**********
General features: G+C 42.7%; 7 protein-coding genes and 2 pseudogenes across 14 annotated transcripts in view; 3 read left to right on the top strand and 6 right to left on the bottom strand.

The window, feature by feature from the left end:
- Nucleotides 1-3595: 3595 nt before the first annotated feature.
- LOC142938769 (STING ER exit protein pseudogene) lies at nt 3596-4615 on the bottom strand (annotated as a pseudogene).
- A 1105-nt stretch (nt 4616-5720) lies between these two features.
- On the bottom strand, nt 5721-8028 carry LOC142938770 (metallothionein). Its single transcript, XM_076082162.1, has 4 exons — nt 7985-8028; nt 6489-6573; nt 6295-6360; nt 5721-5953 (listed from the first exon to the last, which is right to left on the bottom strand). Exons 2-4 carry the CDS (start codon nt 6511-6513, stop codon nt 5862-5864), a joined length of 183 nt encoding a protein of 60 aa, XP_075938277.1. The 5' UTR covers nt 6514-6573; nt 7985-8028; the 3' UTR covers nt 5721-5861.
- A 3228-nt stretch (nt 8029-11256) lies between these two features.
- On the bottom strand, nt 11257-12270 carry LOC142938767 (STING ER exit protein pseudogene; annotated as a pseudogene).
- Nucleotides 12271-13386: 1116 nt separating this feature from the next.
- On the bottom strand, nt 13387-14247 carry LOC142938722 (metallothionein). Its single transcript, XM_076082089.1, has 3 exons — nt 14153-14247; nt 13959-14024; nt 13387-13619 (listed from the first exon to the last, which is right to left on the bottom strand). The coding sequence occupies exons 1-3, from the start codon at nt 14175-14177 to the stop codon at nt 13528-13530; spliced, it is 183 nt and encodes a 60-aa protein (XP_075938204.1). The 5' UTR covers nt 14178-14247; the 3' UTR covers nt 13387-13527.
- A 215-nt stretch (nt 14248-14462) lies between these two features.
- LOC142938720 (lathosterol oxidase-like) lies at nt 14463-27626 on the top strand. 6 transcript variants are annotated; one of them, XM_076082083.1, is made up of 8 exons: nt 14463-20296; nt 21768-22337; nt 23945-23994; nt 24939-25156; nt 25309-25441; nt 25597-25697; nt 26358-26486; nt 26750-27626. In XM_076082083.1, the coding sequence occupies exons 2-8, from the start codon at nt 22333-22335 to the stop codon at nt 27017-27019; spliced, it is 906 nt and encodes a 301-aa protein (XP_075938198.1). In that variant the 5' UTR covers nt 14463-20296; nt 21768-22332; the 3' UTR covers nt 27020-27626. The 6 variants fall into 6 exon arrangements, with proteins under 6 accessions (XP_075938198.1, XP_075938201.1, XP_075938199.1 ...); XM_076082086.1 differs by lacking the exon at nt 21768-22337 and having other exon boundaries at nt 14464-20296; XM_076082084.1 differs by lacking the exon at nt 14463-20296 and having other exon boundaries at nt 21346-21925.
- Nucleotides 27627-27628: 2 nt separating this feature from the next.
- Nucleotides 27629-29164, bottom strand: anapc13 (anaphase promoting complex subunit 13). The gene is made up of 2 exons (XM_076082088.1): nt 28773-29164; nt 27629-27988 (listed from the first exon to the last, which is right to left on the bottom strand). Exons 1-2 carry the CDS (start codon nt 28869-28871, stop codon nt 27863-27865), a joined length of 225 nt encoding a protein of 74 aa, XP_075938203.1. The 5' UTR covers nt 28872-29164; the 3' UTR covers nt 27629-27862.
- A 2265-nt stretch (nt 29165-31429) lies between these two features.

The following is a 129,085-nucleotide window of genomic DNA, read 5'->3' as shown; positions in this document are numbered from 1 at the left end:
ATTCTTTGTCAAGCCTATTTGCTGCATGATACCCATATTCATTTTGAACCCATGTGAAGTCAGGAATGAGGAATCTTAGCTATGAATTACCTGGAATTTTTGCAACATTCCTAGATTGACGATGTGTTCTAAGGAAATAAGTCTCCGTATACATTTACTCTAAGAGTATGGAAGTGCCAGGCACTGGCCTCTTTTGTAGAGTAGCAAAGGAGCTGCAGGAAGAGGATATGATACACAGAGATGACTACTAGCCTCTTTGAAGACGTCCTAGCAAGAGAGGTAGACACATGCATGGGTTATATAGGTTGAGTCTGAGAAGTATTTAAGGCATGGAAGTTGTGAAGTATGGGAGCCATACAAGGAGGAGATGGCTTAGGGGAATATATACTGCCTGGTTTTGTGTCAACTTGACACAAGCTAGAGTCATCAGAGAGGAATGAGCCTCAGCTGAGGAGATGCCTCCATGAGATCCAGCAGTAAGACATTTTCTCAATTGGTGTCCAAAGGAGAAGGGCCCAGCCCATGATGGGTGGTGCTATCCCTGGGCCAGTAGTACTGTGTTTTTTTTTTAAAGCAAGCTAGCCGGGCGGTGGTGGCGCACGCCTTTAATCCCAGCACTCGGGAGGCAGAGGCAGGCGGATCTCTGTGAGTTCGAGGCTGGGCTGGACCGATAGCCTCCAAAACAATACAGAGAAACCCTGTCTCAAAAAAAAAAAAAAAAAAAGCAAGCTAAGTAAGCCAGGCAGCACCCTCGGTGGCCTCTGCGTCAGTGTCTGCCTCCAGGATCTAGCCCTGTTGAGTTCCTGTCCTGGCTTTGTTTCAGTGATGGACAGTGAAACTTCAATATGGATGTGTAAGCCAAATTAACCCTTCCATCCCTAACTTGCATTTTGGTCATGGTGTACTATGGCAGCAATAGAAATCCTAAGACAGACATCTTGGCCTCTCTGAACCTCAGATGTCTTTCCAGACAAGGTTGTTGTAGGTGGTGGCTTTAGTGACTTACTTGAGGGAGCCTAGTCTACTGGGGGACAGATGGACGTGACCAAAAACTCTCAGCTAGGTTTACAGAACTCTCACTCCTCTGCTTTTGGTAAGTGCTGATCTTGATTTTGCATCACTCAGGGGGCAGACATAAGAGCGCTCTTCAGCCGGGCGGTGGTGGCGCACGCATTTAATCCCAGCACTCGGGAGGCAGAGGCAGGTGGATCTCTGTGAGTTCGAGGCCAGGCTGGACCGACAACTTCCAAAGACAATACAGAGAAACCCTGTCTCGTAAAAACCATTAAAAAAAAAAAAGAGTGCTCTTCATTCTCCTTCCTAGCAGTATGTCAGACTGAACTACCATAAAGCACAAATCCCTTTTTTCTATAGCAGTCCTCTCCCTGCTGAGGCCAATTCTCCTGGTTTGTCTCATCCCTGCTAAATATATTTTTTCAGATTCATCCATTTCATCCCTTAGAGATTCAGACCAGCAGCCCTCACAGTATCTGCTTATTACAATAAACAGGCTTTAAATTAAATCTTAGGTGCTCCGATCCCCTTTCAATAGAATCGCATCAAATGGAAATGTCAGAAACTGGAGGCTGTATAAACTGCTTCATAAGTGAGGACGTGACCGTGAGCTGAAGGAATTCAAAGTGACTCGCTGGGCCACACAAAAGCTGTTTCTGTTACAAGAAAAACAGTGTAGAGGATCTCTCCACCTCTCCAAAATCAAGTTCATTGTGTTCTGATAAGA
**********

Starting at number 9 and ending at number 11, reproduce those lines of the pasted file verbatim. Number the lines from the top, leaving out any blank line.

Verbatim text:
- Nucleotides 12271-13386: 1116 nt separating this feature from the next.
- On the bottom strand, nt 13387-14247 carry LOC142938722 (metallothionein). Its single transcript, XM_076082089.1, has 3 exons — nt 14153-14247; nt 13959-14024; nt 13387-13619 (listed from the first exon to the last, which is right to left on the bottom strand). The coding sequence occupies exons 1-3, from the start codon at nt 14175-14177 to the stop codon at nt 13528-13530; spliced, it is 183 nt and encodes a 60-aa protein (XP_075938204.1). The 5' UTR covers nt 14178-14247; the 3' UTR covers nt 13387-13527.
- A 215-nt stretch (nt 14248-14462) lies between these two features.